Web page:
A while back, someone described Montana’s seasons to me this way: “In Montana we have two seasons, winter and when it is not winter.”
This past week, it sure seemed that way in Western Montana. As most of you know, temperatures dropped into the teens overnight and rarely made it out of the 30’s during the day. The wind each day felt like it came right from the Artic Circle.
Global warming? Lately, it seems more like global cooling to me. Nevertheless, there are fish being caught on the rivers and lakes in the area despite the cold temperatures.
The perch bite on east Polson Bay on Flathead Lake has started. But that bite is also sensitive to the water temperature.
“Today, April 14, witnesses the beginning of the perch bite in East Bay,” was the post on Dick Zimmers web site at www.zimmertackle.com. “My fish finder’s thermometer read 49 degrees. By 4:30, it had risen to 56 degrees. The fishing went from very poor to spectacular during that time period. Five-five degrees seems to be the magic temperature for the perch to start to bite. I brought home 80 perch with lots of 10 and 12 inchers.”
Zimmer feels that the perch bite will continue through the next few weeks. There will be hit and miss days but for the most part the bite should be on.
The trout fishing has also picked up on a few lakes. “The ice is not off of Browns Lake but it should come off sometime this week,” reported Bob Culp on a recent trip to the lake. “The ice was away from shore a few feet and anglers were fishing from shore”. Culp said he talked to one guy that had caught three nice trout with the lightest one weighing 7 pounds.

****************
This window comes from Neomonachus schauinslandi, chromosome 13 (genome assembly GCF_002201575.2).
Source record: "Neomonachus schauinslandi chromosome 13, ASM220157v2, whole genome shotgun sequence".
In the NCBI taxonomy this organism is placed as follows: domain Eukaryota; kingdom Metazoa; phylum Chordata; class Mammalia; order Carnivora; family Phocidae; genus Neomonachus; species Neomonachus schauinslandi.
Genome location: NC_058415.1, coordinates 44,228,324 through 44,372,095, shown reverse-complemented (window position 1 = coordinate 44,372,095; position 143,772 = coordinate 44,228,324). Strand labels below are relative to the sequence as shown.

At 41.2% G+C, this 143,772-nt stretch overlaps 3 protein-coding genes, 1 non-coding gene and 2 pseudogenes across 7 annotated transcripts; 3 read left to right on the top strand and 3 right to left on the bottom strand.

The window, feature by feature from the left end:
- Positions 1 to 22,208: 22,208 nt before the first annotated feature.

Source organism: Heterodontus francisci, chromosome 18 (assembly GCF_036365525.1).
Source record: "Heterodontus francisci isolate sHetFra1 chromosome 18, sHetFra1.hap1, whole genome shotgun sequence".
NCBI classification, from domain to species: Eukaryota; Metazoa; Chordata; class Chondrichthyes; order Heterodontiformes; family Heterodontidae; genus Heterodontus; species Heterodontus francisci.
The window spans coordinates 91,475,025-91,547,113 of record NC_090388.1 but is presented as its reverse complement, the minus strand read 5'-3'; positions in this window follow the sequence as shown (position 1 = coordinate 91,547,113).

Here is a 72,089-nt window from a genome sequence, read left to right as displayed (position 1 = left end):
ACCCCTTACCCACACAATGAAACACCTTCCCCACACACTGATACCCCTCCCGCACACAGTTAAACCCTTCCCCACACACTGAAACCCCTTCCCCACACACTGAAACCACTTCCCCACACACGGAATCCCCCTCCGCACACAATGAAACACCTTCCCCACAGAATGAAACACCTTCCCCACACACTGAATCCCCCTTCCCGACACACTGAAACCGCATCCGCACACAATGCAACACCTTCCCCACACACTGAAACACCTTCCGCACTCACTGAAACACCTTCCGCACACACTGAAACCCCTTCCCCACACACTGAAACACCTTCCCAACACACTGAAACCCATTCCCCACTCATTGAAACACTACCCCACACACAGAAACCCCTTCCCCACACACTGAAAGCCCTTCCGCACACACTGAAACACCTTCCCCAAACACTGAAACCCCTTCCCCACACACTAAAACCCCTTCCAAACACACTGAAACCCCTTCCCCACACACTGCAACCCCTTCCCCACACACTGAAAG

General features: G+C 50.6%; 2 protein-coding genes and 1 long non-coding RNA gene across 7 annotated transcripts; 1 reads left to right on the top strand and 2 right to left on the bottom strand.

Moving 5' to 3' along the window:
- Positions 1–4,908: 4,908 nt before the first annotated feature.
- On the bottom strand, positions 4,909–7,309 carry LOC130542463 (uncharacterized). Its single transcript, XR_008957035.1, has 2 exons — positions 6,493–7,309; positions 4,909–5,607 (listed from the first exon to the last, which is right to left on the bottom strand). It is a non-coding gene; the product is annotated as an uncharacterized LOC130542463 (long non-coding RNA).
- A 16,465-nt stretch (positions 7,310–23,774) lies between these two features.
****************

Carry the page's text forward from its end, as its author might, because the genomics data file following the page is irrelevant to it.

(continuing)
“The walleyes have started to bite at Canyon Ferry Reservoir on the south end,” said Woody Shuler from Townsend in a recent e-mail, “at least that is what I was told by several people.” The fish that are being caught range from 12 to 17 inches and are good and fat according to Shuler. Most anglers are having success by the Ponds 1, 2 and 3.
Holter Reservoir is still producing nice catches of trout. Anglers are trolling a Rapala, Krocodile or Ghost Troller.
Spring Mack Days comes to a close this Sunday. The spring weather has really put the clamps on the numbers of lake trout that have been entered this year. It does look, however, that the anglers fishing this year’s event will do better that last year in terms of fish numbers.
That result has probably more to do with how the Confederated Salish and Kootenai Tribes, the derby organizers, have revamped the format of the tournament to add more days for the anglers to fish.
The number of anglers is also up for this year’s event.
On Sunday, they will have a fish fry and the awards ceremony will be held. The fish fry gets under way at 4 p.m. with the awards to start at 5 p.m. I will be emceeing the event which will be held in Polson.
If you happen to be in the area, make sure you stop by and say hi.